Notes and Editorial Reviews
Sonatas: Op. 2/4 in F; Op. 2/5 in G. Op. 2/6 in a; Sacred concerto
Ecce nunc benedicite Domino
Simone Eckert, cond; Dorothee Mields (sop); Hamburger Ratsmusik (period instruments)
CARUS 83372 (58:54
Text and Translation)
Johann Philipp Krieger was one of the more recognized predecessors of Johann Sebastian Bach in the region in upper Saxony. The composer of over 2,000 cantatas,
he was widely considered to be one if not the principal Lutheran church composer of the last years of the 17th century. Born in 1649 in Nuremberg, he was a student of Jakob Froberger and visited Italy where he came into contact with Johann Rosenmüller in Venice, not to mention some of the more famous names in Italian music. By 1677 he was Kapellmeister in Halle, and later Weissenfels, a place well known as the home of numerous members of the Bach family, as well as of Heinrich Schütz. At his death in 1725 he had outlived most of his contemporaries and had a reputation that even Bach acknowledged as superior.
It is surprising that much of Krieger’s music has not been more widely heard. Some of this is, of course, due to the vicissitudes of time; for example, only around 80 of his huge number of cantatas still exist, and he published only a couple of times during his life. Recordings include a set of cantatas by the Hamburger Ratsmusik on Thorofon back in 2003, the trio sonatas on CPO in 2007 by I Parnassi, and other bits and pieces of songs, operas, and organ music. But, the gems featured in this disc might call for a continued revival, for they are absolutely delightful, and even though three of the works from the
collection do harken back to the late sacred concertos of Schütz in their structure, they are the halfway house towards the development of the full-blown cantata of the early Baroque. This group of some 20 works, of which three are performed here, was published in 1697 and contains a rather modern sound for the period, even though the structure was somewhat dated. Scored for voice (sung here by soprano Dorothee Mields), a pair of violins, and continuo, they consist of various sections in which the text of the Psalms is subdivided according to
. This provides both continuity and variety on several levels, but always with some wonderful turns. For example, the central portion of the second, “Es stehe Gott auf,” begins with the text “Singet Gott” which is a rollicking gigue that unfolds with a tune almost like a nursery rhyme (and of course beginning the entire concerto with a highly florid rising vocal line depicting the arising of God). In the final portions of each of the three, the soprano cuts loose with a string of twisting and turning lines to the words “Hallelujah” in a manner that foreshadows Bach. Krieger also smoothly transitions from one short section to the next, with an arioso style, such as the opening portion of “Herr, auf dich ich trau,” that flows imperceptibly into the brief moments of recitative, sometimes with a hint of dance-like triplet rhythm forcing the pace along. In the only sacred concerto in Latin,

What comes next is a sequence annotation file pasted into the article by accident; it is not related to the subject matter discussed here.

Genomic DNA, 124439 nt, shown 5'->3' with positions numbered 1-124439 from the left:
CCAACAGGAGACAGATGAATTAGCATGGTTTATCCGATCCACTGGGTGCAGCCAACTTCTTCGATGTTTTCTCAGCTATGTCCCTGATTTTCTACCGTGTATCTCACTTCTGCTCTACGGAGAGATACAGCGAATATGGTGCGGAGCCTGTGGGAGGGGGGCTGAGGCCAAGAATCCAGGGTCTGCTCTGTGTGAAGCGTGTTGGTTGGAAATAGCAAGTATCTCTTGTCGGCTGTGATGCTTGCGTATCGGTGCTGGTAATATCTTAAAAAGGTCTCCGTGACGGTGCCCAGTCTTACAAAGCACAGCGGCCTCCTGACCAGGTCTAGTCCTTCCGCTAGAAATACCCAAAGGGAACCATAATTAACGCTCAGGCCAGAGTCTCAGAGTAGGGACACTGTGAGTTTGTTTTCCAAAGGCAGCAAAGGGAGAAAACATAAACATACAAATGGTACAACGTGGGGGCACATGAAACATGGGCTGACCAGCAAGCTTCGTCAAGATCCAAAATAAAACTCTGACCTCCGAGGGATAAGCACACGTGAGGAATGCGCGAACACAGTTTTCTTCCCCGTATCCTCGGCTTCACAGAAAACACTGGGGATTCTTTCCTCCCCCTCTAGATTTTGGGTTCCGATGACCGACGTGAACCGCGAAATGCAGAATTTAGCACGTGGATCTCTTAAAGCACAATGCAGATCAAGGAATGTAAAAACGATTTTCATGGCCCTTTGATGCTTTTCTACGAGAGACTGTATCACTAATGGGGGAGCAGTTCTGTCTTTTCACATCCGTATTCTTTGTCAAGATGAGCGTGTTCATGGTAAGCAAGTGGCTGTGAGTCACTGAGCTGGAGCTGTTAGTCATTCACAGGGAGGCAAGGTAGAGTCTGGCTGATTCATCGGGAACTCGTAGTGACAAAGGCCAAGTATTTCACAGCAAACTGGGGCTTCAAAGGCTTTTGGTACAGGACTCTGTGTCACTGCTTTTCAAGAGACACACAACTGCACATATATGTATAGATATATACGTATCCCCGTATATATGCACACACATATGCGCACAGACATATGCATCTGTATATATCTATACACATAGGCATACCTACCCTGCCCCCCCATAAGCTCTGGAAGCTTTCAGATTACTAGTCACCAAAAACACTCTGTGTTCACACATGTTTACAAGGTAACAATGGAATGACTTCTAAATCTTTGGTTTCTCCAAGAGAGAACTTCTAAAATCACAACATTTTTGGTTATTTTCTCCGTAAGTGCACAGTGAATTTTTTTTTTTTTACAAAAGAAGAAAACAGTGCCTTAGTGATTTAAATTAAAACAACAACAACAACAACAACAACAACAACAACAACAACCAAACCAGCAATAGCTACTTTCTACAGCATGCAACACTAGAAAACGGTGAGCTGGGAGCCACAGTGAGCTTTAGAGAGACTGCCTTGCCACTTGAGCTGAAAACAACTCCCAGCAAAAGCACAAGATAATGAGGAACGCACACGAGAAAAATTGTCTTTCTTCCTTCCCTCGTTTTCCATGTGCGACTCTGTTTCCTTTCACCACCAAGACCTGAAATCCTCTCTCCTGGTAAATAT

Ecce nunc benedicite Domino
, the opening practically dances off the disc with a rather Vivaldian line with the strings echoing the fluid vocal line, only to be punctuated by powerful and emphatic mezzo di voce notes. The “Amen” that concludes it is a melismatic vocalise that seems more difficult technically than it is.
The sonatas are likewise well constructed. Here he uses a pairing of violin and viola da gamba, increasing the textural possibilities through the darker tone of the latter. In the second movement of the Sixth Sonata, the vigorous lines that tumble over each other are positively Corellian, while the first and last movements are based around ostinato variations, the first a passacaglia and the second a chaconne. In the fourth sonata, the triplets of the two strings continually echo each other, like water over a coursing stream, all above a rock-steady continuo line.
The performance by the Hamburger Ratsmusik is clear and precise, with the upper strings very nicely matched in timbre and tone. In the sacred concertos they provide an equal partnership to Mields’s crystalline soprano. Every line is distinctive and clearly articulated, with the many tempo changes smooth and unobtrusive. The tempos are vigorous without being driven, lending a lovely continuity to the music. This is an exemplary disc and shows how music of this period ought to be done. I heartily recommend this disc and hope that it will inspire a complete compilation of the
FANFARE: Bertil van Boer
Works on This Recording
Herr, auf dich trau ich by Johann Philipp Krieger
Dorothee Mields (Soprano)
Sonata no 6 by Johann Philipp Krieger
Es stehe Gott auf by Johann Philipp Krieger
Dorothee Mields (Soprano)
Sonata no 4 by Johann Philipp Krieger
Sonata no 5 by Johann Philipp Krieger
Musicalischer Seelen-Friede: No. 10. Herr, auf dich trau ich, "Psalm 31"
Sonata in A minor, Op. 2, No. 6: I. Largo - Adagio
Sonata in A minor, Op. 2, No. 6: II. Vivace - Adagio - Presto - Adagio
Sonata in A minor, Op. 2, No. 6: III. Giaccona - Allegro
Musicalischer Seelen-Friede: No. 6. Es stehe Gott auf, "Psalm 68"
Sonata in F major, Op. 2, No. 4: I. Arioso
Sonata in F major, Op. 2, No. 4: II. Largo
Sonata in F major, Op. 2, No. 4: III. Presto
Sonata in F major, Op. 2, No. 4: IV. Adagio
Sonata in F major, Op. 2, No. 4: V. Allegro
Musicalischer Seelen-Friede: No. 9. Gott, man lobet dich in der Stille, "Psalm 65"
Sonata in G minor, Op. 2, No. 8: I. Allegro - Adagio
Sonata in G minor, Op. 2, No. 8: II. Allegro - Adagio
Sonata in G minor, Op. 2, No. 8: III. Allego - Presto
Sonata in G minor, Op. 2, No. 8: IV. Courante
Musicalischer Seelen-Friede: No. 5. Ecce nunc benedicite Dominum, "Psalm 134"
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